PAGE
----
Coronavirus relief at a standstill with no leadership-level talks
Negotiations between congressional leaders on a fifth coronavirus relief bill are at a standstill, further dimming the prospects for an end-of-year deal even as cases climb across the country.
Senate Majority Leader Mitch McConnell (R-Ky.) and Senate Minority Leader Charles Schumer (D-N.Y.) on the Senate floor Wednesday traded blame for the lack of progress.
“I heard the Republican leader this morning give the same long, tired speech that pretends as if Democrats haven’t been trying to negotiate with our colleagues, that we haven’t been trying over and over again to get our Republican colleagues to talk with us,” Schumer said.
Schumer and House Speaker Nancy Pelosi (D-Calif.) sent McConnell a letter this week urging him to restart negotiations on a fifth coronavirus package. McConnell told reporters during a weekly press conference that he was not having any behind-the-scenes talks with Democratic leadership about coronavirus relief, though he and Pelosi spoke last week on funding the government.
“We write to request that you join us at the negotiating table this week so that we can work towards a bipartisan, bicameral COVID-19 relief agreement to crush the virus and save American lives,” Schumer and Pelosi wrote in the letter.
McConnell is expected to take the lead in any negotiations with congressional Democrats after months of talks between Pelosi and Treasury Secretary Steven Mnuchin failed to produce a result.
But the two sides are still far apart on everything, from the price tag to specific policy proposals.
Senate Republicans are digging in on the $500 billion plan they’ve pitched, and that Democrats have blocked, as recently as October. Democratic leadership, meanwhile, is sticking with $2.2 trillion, the price tag of the second bill passed by House Democrats.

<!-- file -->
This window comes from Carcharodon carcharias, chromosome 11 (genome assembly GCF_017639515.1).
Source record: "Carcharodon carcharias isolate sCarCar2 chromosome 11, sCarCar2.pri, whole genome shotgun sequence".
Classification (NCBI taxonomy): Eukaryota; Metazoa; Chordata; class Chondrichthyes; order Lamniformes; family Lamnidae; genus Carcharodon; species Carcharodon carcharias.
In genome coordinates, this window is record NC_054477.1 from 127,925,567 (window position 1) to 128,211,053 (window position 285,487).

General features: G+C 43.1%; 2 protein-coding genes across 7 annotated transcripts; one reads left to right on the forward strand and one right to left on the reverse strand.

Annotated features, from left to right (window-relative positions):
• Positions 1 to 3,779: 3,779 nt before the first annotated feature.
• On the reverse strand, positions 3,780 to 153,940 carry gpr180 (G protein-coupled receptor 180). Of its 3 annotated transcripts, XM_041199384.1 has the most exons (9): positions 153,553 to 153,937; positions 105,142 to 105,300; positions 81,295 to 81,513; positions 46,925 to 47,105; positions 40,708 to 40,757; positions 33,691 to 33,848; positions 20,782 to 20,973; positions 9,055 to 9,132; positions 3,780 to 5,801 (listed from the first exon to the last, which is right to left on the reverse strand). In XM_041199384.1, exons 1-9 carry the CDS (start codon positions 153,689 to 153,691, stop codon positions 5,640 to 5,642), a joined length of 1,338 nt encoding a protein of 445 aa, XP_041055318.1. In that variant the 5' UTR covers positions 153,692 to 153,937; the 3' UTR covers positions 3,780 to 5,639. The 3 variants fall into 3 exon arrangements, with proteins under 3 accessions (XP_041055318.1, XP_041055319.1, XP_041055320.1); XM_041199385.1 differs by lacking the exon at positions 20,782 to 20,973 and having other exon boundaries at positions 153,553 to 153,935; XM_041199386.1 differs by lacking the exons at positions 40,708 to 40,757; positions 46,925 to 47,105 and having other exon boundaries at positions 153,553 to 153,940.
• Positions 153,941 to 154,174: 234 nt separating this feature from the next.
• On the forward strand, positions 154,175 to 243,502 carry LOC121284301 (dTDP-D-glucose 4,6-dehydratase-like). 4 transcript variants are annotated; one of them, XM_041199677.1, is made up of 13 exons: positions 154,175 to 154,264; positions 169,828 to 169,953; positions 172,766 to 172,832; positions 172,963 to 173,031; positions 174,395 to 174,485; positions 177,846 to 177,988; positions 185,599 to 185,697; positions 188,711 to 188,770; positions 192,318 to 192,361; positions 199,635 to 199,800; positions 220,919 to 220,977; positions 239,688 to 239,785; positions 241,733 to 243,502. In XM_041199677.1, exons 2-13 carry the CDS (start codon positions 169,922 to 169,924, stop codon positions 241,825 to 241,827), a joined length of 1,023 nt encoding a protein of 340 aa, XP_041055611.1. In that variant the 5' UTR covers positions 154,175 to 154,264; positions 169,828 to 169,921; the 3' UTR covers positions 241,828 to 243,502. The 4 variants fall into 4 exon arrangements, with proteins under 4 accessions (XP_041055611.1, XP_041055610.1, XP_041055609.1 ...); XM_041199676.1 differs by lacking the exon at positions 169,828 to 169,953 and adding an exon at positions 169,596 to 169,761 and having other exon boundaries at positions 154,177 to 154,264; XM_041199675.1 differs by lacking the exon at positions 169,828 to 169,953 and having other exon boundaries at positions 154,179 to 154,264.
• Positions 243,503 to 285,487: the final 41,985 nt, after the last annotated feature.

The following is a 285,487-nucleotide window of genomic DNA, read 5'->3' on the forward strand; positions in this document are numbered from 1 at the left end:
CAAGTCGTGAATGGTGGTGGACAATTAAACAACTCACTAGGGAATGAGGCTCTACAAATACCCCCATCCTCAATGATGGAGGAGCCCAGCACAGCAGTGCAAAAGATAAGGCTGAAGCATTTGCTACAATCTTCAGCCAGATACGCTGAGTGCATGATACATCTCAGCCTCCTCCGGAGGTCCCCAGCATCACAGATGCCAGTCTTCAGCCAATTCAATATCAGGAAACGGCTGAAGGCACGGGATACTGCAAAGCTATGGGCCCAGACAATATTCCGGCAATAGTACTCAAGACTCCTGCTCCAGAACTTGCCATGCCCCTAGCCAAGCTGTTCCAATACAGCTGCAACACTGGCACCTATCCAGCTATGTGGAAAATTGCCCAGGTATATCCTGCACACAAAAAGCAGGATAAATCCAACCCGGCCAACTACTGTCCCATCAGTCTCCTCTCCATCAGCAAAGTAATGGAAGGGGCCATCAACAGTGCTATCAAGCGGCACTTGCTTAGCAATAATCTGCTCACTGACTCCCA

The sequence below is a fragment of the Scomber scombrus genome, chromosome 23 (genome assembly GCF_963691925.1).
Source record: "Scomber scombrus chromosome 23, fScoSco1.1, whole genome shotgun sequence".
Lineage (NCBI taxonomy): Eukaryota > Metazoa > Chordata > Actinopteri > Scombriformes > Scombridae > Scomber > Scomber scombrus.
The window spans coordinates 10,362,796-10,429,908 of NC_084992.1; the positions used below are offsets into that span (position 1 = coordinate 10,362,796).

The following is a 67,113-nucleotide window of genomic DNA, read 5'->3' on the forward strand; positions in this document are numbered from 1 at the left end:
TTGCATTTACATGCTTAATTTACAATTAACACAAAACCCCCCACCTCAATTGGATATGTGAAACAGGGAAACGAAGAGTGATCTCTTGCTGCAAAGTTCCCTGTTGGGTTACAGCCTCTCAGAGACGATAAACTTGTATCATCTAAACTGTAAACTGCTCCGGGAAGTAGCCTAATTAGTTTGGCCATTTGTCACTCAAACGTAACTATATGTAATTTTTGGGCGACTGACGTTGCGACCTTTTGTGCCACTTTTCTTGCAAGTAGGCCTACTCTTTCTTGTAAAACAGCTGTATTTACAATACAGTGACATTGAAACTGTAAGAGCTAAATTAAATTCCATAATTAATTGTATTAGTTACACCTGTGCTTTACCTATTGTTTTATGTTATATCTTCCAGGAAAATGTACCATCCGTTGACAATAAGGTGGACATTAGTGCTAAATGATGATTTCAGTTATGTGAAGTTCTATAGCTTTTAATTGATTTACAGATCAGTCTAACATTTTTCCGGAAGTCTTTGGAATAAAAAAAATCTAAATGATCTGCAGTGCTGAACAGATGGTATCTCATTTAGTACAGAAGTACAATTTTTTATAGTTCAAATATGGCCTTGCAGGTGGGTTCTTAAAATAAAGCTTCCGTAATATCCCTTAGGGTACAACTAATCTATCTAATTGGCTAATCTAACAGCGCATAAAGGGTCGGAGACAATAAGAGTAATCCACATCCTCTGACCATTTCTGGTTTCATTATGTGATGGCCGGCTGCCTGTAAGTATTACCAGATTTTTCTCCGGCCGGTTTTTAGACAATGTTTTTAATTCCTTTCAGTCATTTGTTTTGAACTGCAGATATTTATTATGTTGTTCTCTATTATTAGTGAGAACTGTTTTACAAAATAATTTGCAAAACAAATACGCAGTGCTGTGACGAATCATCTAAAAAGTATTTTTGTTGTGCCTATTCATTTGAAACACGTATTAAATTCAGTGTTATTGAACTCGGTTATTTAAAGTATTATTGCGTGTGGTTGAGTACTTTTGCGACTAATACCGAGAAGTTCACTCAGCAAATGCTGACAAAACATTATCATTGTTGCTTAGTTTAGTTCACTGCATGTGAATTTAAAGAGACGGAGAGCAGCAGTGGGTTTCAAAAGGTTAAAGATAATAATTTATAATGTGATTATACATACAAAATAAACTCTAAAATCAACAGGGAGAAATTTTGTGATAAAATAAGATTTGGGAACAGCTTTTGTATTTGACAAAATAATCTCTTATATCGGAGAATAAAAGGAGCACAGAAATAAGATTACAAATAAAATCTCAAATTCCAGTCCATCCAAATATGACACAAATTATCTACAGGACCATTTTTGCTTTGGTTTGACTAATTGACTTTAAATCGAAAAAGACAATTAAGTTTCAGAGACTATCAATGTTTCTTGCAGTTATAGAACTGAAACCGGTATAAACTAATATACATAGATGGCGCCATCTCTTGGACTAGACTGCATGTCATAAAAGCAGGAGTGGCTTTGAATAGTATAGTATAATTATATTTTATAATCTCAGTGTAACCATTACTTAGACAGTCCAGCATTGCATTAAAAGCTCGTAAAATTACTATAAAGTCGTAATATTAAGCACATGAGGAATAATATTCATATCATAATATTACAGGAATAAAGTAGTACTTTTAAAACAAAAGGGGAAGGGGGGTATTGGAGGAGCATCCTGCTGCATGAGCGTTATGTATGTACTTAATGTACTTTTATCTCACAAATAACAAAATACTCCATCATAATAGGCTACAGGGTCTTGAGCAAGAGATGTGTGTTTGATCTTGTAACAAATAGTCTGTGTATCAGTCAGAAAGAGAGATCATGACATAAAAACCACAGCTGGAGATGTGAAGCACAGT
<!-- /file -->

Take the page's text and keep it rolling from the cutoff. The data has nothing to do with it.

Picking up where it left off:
McConnell, speaking from the Senate floor, said Republicans have had an “entirely consistent” position.
“There’s no reason why doing right by struggling families should wait until we resolve every difference on every issue,” McConnell said.
In addition to differences over the price tag, the two sides are still at odds over more help for state and local governments, legal protections against coronavirus related lawsuits and unemployment insurance.
The lack of progress comes as the two sides are talking about funding the government.
Republicans have floated for months the idea that merging the two issues would be the easiest way to pass more coronavirus legislation. Congress has until Dec. 11 to fund the government and avoid a holiday shutdown.
But Senate Appropriations Committee Chairman Richard Shelby (R-Ala.) cast doubt on coronavirus relief getting airdropped in.
“I think right now that the Democrats would have to come a long way back to reality with us to get a bill,” Shelby said.
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